Rethinking online research

by Pen Stuart

As consultants and researchers try to understand evolving consumer behaviour, we quite often use online survey research. It’s one of those areas which seemed like a revelation when it was first introduced, if only because it pushed down research costs, but has changed little recently. The online world has moved on but online research is still trapped by the legacy of the forms and questionnaires of face to face research. It is a classic example of using technology to do an old thing in a new way.

But there’s a cost to this: dull forms leads to lower engagement with the questions which leads to lower quality answers; poorer data, in other words. So, like all areas which have got stuck, it is crying out for some innovation.

To help us understand what is coming next, we invited the market research specialists GMI in to talk about what they’re doing to refresh the online survey. Their view: survey writing is becoming a creative discipline, a specialist form of communication designed to get people to respond better – exactly as happened with the emergence of advertising as a discipline.

Their research suggests that respondents are happy to spend longer on questionnaires, and provide much richer and more considered results, and without being paid more, if you make the survey process more entertaining. Activating their imagination is crucial, to get respondents to think in more interesting ways about your subject. Instead of just asking ‘what is your opinion on…’, for example, GMI asks you to ‘imagine you are being interviewed by a journalist who asks…’, thereby creating an element of role play. Tests show it gives proven longer and more thoughtful responses.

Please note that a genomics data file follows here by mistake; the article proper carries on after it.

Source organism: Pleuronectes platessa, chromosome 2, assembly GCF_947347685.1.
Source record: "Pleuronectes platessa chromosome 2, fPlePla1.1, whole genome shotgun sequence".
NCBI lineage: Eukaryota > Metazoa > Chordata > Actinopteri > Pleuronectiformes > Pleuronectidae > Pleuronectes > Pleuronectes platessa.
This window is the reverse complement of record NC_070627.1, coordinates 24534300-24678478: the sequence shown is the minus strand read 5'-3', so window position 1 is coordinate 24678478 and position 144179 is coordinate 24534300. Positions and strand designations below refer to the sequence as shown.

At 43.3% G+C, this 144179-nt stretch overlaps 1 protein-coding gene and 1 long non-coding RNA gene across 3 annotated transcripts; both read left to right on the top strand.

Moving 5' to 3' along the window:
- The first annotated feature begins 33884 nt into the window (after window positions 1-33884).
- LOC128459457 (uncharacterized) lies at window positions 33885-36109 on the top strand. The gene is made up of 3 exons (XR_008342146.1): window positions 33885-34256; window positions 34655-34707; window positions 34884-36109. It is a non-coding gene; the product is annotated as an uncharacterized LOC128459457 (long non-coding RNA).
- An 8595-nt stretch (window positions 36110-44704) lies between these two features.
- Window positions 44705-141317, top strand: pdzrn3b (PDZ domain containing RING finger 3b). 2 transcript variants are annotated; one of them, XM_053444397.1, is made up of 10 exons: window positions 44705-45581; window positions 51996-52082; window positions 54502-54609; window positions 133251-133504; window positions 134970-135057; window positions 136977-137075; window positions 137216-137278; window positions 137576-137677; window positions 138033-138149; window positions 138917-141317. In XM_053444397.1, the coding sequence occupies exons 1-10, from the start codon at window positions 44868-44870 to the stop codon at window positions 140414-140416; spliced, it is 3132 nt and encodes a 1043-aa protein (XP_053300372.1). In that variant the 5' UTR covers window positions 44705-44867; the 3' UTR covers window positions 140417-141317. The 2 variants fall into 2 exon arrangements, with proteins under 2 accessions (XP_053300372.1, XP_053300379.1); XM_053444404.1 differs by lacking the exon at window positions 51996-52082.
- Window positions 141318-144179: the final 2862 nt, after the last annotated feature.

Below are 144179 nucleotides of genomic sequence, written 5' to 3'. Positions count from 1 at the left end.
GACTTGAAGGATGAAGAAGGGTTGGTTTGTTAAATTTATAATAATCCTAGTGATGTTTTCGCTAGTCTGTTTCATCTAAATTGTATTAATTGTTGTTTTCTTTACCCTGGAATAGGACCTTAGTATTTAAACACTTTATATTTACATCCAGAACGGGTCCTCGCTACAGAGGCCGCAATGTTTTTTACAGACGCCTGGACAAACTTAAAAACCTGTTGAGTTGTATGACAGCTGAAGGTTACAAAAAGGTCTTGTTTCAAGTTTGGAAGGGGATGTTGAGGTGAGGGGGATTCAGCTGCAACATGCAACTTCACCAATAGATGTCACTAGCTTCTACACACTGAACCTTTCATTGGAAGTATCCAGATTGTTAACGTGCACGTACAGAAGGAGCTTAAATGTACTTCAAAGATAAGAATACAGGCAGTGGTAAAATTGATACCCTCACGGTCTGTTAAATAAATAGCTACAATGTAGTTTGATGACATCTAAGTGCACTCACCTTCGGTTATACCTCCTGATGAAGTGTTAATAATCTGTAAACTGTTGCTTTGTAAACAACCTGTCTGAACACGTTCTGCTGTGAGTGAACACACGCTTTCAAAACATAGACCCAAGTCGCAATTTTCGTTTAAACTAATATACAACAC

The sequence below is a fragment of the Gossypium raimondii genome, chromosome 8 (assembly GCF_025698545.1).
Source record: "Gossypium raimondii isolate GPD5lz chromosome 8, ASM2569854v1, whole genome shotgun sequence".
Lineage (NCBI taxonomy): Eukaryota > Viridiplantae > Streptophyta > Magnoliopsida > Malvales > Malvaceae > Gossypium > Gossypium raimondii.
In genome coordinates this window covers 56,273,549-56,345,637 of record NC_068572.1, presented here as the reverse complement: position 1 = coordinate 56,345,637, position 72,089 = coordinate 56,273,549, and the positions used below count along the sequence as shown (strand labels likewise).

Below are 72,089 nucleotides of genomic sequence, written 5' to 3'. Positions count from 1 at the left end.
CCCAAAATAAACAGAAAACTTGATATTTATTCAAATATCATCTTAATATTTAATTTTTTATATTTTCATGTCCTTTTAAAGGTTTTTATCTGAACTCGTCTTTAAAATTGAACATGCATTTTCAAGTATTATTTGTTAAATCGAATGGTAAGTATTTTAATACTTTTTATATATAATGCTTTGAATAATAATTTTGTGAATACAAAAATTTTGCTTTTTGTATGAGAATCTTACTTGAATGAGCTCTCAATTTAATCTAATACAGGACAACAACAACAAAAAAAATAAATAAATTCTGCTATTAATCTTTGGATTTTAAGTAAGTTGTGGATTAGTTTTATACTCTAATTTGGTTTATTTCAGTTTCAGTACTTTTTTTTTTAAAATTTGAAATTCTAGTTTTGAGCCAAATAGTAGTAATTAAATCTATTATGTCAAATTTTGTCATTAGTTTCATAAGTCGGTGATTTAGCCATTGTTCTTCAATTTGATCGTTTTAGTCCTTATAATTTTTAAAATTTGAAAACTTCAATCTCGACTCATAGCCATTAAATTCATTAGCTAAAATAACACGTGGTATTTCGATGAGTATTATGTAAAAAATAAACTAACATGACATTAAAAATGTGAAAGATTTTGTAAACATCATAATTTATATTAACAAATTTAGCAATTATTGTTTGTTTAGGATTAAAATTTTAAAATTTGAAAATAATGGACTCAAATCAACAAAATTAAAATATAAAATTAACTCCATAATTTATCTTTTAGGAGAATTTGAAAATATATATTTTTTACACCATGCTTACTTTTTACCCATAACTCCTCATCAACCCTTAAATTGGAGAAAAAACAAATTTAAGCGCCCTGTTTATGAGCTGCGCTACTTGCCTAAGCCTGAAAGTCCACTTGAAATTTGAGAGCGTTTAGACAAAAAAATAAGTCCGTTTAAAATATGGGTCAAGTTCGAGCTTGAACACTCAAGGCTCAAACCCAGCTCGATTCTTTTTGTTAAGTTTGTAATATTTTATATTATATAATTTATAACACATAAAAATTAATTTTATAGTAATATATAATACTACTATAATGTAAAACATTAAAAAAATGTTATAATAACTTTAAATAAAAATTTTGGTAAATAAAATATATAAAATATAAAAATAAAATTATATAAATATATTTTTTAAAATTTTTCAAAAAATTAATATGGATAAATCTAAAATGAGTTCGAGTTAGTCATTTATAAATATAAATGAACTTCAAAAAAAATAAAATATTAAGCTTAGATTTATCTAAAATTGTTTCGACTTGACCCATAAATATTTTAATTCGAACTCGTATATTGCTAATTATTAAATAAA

They’ve also borrowed from games design – turning repetitive actions with little tangible benefit into a structured process that engages and entertains. This can make the survey more of a challenge. But the answer to the obvious question – won’t people just quit the survey? – is ‘no’. But it depends on the design of the challenge. Changing a question from  ‘describe yourself’ to ‘describe yourself in exactly 7 words’ means that people spend more time on it, leading to better responses and better data.

There’s a catch, of course: the cost of developing the questionnaire increases. The solution to that problem is finding clients who care about the quality of the research data they’re getting back. And engagement also opens up new types of response – relevant when you start to think about increasing open source innovation, and getting consumer feedback on new product development. All in all, something to start experimenting with.

The image at the top of the post comes from The Listening Post blog, where there is an interesting post on why respondents abandon surveys. The image is used with thanks.

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